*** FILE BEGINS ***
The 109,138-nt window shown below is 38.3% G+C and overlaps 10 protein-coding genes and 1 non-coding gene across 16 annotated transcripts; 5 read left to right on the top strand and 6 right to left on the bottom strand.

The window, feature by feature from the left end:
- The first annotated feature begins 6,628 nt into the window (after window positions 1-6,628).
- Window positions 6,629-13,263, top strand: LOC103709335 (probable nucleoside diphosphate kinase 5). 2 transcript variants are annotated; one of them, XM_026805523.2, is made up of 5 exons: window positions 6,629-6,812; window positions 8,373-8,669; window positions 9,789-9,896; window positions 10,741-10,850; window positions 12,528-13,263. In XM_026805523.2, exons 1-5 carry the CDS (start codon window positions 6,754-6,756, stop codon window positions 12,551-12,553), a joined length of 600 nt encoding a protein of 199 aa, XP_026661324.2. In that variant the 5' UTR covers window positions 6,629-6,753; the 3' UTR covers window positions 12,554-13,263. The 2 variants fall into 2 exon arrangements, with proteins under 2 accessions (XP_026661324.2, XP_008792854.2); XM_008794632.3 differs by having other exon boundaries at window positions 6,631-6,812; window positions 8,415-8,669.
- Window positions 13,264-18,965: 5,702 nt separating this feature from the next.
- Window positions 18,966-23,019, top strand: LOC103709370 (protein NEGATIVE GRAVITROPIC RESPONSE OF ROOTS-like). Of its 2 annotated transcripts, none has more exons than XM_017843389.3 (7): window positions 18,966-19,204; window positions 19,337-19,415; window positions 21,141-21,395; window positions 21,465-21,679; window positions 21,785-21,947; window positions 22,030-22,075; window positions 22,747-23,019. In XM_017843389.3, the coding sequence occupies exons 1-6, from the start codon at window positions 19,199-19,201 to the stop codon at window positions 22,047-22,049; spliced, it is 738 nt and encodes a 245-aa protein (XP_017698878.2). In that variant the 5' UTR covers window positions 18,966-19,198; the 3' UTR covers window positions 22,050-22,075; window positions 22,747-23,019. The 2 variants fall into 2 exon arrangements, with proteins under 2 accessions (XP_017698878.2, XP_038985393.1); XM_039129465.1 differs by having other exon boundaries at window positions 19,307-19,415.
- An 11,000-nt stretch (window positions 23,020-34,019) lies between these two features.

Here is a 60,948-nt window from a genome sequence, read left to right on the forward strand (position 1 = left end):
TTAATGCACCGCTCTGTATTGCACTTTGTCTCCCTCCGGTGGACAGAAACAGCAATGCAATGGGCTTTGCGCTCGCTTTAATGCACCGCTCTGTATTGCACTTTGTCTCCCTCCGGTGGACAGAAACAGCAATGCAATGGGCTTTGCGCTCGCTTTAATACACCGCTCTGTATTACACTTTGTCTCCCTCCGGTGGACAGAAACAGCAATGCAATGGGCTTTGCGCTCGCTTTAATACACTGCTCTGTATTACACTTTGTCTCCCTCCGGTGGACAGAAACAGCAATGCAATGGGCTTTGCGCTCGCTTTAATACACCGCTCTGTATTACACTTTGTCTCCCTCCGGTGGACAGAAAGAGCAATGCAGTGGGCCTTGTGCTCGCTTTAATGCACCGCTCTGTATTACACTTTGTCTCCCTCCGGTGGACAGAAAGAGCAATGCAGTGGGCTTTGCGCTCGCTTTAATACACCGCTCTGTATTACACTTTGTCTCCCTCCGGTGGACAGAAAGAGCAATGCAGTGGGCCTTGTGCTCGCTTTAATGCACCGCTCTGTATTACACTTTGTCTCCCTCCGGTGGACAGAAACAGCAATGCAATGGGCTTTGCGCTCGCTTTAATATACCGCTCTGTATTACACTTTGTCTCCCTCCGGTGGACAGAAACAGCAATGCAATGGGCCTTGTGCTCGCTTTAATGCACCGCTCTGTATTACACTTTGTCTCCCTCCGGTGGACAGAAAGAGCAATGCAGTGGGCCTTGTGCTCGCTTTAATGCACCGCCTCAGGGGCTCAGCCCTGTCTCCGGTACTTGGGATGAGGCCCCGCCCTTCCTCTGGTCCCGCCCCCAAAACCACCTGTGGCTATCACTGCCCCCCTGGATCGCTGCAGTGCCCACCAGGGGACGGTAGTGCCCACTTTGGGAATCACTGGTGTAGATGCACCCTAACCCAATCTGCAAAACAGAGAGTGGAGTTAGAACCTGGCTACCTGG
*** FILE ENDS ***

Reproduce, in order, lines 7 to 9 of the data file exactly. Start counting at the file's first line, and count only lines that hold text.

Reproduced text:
- An 11,000-nt stretch (window positions 23,020-34,019) lies between these two features.

Here is a 60,948-nt window from a genome sequence, read left to right on the forward strand (position 1 = left end):
TTAATGCACCGCTCTGTATTGCACTTTGTCTCCCTCCGGTGGACAGAAACAGCAATGCAATGGGCTTTGCGCTCGCTTTAATGCACCGCTCTGTATTGCACTTTGTCTCCCTCCGGTGGACAGAAACAGCAATGCAATGGGCTTTGCGCTCGCTTTAATACACCGCTCTGTATTACACTTTGTCTCCCTCCGGTGGACAGAAACAGCAATGCAATGGGCTTTGCGCTCGCTTTAATACACTGCTCTGTATTACACTTTGTCTCCCTCCGGTGGACAGAAACAGCAATGCAATGGGCTTTGCGCTCGCTTTAATACACCGCTCTGTATTACACTTTGTCTCCCTCCGGTGGACAGAAAGAGCAATGCAGTGGGCCTTGTGCTCGCTTTAATGCACCGCTCTGTATTACACTTTGTCTCCCTCCGGTGGACAGAAAGAGCAATGCAGTGGGCTTTGCGCTCGCTTTAATACACCGCTCTGTATTACACTTTGTCTCCCTCCGGTGGACAGAAAGAGCAATGCAGTGGGCCTTGTGCTCGCTTTAATGCACCGCTCTGTATTACACTTTGTCTCCCTCCGGTGGACAGAAACAGCAATGCAATGGGCTTTGCGCTCGCTTTAATATACCGCTCTGTATTACACTTTGTCTCCCTCCGGTGGACAGAAACAGCAATGCAATGGGCCTTGTGCTCGCTTTAATGCACCGCTCTGTATTACACTTTGTCTCCCTCCGGTGGACAGAAAGAGCAATGCAGTGGGCCTTGTGCTCGCTTTAATGCACCGCCTCAGGGGCTCAGCCCTGTCTCCGGTACTTGGGATGAGGCCCCGCCCTTCCTCTGGTCCCGCCCCCAAAACCACCTGTGGCTATCACTGCCCCCCTGGATCGCTGCAGTGCCCACCAGGGGACGGTAGTGCCCACTTTGGGAATCACTGGTGTAGATGCACCCTAACCCAATCTGCAAAACAGAGAGTGGAGTTAGAACCTGGCTACCTGG